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Parole board rules on Huk A Buk killer’s request

The man convicted of robbing and murdering a Pike County restaurant owner in 2001 was denied paroled for a second time on Thursday.

The Alabama Bureau of Pardons and Paroles said Derrick Towan Calhoun was denied parole during the hearing. No further detail was released.

Calhoun was sentenced to life in prison on July 22, 2003, for murder and first-degree robbery. He had originally been charged with capital murder, but agreed to a last-minute plea deal in exchange for testifying against his co-defendant, Kenneth Andre Cargill.

The men killed Roy Faulkner on Oct. 17, 2001, at the Huk A Buk barbecue restaurant as Faulkner tried to defend himself during the robbery. Calhoun, who was holding an SKS assault rifle with a bayonet attached to the end of it, shot Faulkner multiple times during the attack. He died nearly a month later in a Birmingham hospital.

“He absolutely doesn’t need to be paroled,” said Pike County Sheriff Russell Thomas.

Calhoun had been convicted in November 2000 of second-degree and third-degree robbery and was sentenced to six years at the time. He was released from prison after serving only one year and one month of the six-year term and was on parole with the Faulkner murder took place.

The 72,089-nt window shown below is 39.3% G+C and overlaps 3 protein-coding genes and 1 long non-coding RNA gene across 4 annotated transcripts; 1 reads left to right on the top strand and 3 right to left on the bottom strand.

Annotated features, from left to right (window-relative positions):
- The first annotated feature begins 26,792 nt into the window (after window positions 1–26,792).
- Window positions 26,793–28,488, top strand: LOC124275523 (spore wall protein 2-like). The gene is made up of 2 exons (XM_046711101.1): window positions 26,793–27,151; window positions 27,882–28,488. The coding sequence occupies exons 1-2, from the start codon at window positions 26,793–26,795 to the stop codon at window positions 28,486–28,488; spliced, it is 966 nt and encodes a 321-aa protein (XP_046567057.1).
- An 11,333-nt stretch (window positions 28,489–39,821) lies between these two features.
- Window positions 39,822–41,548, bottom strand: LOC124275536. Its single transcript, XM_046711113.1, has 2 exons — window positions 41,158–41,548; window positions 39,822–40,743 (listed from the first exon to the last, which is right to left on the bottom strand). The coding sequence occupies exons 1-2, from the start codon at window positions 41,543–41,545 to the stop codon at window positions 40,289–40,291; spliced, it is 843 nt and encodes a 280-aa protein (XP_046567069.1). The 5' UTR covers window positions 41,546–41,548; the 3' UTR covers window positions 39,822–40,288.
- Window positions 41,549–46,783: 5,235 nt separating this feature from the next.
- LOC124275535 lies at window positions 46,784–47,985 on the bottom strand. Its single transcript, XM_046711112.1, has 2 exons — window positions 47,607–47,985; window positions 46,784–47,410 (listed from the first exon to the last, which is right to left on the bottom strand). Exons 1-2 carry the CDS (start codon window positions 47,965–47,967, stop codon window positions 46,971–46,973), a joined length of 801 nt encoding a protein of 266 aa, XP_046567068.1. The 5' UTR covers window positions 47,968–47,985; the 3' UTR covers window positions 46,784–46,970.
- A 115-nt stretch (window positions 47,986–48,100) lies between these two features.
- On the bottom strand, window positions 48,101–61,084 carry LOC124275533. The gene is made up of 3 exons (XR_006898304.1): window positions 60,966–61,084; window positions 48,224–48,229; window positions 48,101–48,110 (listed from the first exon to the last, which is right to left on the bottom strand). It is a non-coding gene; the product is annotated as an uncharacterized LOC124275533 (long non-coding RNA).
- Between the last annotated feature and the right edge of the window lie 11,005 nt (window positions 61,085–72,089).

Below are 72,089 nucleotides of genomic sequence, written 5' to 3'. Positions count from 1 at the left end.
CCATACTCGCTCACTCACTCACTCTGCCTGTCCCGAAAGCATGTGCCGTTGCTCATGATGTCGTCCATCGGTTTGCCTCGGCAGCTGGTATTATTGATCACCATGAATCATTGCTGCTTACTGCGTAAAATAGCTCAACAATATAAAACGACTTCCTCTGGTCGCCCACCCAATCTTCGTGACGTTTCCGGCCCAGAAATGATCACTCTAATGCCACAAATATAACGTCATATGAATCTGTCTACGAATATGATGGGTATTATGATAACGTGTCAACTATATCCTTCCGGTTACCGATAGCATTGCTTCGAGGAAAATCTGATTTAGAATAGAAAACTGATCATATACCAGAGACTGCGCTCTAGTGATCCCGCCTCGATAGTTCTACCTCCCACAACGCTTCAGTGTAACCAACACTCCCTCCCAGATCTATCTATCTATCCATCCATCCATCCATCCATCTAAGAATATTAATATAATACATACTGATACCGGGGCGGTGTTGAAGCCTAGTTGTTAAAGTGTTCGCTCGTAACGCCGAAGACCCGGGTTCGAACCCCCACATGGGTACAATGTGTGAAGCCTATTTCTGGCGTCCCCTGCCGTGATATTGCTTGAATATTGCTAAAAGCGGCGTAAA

He was denied parole in a previous hearing on Sept. 9, 2014.

Teddy Faulkner, Roy’s son, said the family opposed the parole request. “This is the second time in almost 20 years he’s come up for parole and that’s ridiculous,” he said. “If he should get a chance for parole, it should not be within 20 years.”

Teddy Faulkner said the news of the parole hearing was distressing to his mother, Mary., who was in the parking lot at the time of the robbery and attack. “She said, ‘He wants to get to go home to his family, and I’ll never get to see Roy again.’”